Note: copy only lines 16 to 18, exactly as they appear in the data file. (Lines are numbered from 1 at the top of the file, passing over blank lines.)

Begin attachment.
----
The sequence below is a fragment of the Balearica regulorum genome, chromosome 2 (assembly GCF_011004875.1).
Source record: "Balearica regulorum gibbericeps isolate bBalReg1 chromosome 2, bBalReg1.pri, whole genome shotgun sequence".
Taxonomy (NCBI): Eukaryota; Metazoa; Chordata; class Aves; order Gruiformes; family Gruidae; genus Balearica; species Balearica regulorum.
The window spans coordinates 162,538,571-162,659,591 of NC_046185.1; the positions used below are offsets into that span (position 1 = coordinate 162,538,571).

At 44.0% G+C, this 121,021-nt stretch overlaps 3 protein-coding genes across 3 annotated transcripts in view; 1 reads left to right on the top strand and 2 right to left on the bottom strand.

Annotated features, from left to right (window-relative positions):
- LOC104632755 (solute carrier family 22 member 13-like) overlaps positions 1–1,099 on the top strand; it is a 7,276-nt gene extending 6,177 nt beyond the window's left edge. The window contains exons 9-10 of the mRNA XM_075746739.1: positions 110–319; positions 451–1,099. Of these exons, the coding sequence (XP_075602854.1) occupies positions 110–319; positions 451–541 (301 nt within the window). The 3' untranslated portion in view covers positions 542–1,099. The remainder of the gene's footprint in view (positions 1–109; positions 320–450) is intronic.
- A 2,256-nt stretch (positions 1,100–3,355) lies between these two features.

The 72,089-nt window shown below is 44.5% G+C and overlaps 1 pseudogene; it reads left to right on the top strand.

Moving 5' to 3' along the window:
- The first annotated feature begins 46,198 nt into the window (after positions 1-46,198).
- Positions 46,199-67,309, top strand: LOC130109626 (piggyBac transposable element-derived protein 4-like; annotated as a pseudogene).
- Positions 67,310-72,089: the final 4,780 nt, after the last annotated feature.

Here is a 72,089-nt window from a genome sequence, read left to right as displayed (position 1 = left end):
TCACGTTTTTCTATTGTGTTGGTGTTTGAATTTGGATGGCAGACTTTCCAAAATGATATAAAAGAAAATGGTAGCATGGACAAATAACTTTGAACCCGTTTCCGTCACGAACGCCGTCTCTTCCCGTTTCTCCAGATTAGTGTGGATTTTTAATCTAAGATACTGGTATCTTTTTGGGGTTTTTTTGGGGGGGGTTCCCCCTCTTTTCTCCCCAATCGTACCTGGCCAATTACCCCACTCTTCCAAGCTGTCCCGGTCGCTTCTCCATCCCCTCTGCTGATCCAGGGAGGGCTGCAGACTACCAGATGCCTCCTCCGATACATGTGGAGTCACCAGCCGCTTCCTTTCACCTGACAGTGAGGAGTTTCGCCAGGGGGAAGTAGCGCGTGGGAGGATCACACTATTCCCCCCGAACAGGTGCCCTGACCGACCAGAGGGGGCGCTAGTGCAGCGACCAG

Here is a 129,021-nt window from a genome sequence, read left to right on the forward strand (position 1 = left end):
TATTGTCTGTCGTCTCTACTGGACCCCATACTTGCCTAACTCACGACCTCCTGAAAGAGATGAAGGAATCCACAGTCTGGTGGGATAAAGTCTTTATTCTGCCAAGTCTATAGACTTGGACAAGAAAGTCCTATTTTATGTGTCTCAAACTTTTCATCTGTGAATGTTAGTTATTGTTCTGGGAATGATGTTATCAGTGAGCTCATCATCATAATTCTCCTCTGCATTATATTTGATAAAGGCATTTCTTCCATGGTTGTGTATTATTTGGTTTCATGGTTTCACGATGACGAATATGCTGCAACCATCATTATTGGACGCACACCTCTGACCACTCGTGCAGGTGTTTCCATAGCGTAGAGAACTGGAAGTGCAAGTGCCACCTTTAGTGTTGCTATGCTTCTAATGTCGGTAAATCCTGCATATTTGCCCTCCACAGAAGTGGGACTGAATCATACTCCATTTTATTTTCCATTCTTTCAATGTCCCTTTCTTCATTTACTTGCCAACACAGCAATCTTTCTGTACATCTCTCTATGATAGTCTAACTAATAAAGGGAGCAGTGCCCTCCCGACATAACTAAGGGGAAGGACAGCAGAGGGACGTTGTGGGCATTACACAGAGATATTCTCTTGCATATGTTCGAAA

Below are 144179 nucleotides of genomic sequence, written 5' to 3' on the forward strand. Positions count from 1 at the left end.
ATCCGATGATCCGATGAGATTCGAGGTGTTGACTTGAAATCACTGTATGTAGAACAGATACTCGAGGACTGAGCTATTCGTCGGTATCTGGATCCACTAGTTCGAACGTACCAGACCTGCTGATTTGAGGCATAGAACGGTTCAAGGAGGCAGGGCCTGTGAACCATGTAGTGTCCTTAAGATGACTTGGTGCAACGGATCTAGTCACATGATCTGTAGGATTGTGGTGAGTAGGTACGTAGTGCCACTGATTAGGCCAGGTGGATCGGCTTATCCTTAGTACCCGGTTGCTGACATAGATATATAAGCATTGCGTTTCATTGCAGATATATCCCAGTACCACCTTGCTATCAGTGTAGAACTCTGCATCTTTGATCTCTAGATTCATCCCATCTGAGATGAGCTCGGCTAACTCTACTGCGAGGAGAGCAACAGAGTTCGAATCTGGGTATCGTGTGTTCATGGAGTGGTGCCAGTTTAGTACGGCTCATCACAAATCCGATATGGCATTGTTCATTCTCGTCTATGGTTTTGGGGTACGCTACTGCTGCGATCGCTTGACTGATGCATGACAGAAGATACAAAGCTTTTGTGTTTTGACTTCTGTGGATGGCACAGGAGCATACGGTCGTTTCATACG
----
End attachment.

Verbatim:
Here is a 129,021-nt window from a genome sequence, read left to right on the forward strand (position 1 = left end):
TATTGTCTGTCGTCTCTACTGGACCCCATACTTGCCTAACTCACGACCTCCTGAAAGAGATGAAGGAATCCACAGTCTGGTGGGATAAAGTCTTTATTCTGCCAAGTCTATAGACTTGGACAAGAAAGTCCTATTTTATGTGTCTCAAACTTTTCATCTGTGAATGTTAGTTATTGTTCTGGGAATGATGTTATCAGTGAGCTCATCATCATAATTCTCCTCTGCATTATATTTGATAAAGGCATTTCTTCCATGGTTGTGTATTATTTGGTTTCATGGTTTCACGATGACGAATATGCTGCAACCATCATTATTGGACGCACACCTCTGACCACTCGTGCAGGTGTTTCCATAGCGTAGAGAACTGGAAGTGCAAGTGCCACCTTTAGTGTTGCTATGCTTCTAATGTCGGTAAATCCTGCATATTTGCCCTCCACAGAAGTGGGACTGAATCATACTCCATTTTATTTTCCATTCTTTCAATGTCCCTTTCTTCATTTACTTGCCAACACAGCAATCTTTCTGTACATCTCTCTATGATAGTCTAACTAATAAAGGGAGCAGTGCCCTCCCGACATAACTAAGGGGAAGGACAGCAGAGGGACGTTGTGGGCATTACACAGAGATATTCTCTTGCATATGTTCGAAA

Below are 144179 nucleotides of genomic sequence, written 5' to 3' on the forward strand. Positions count from 1 at the left end.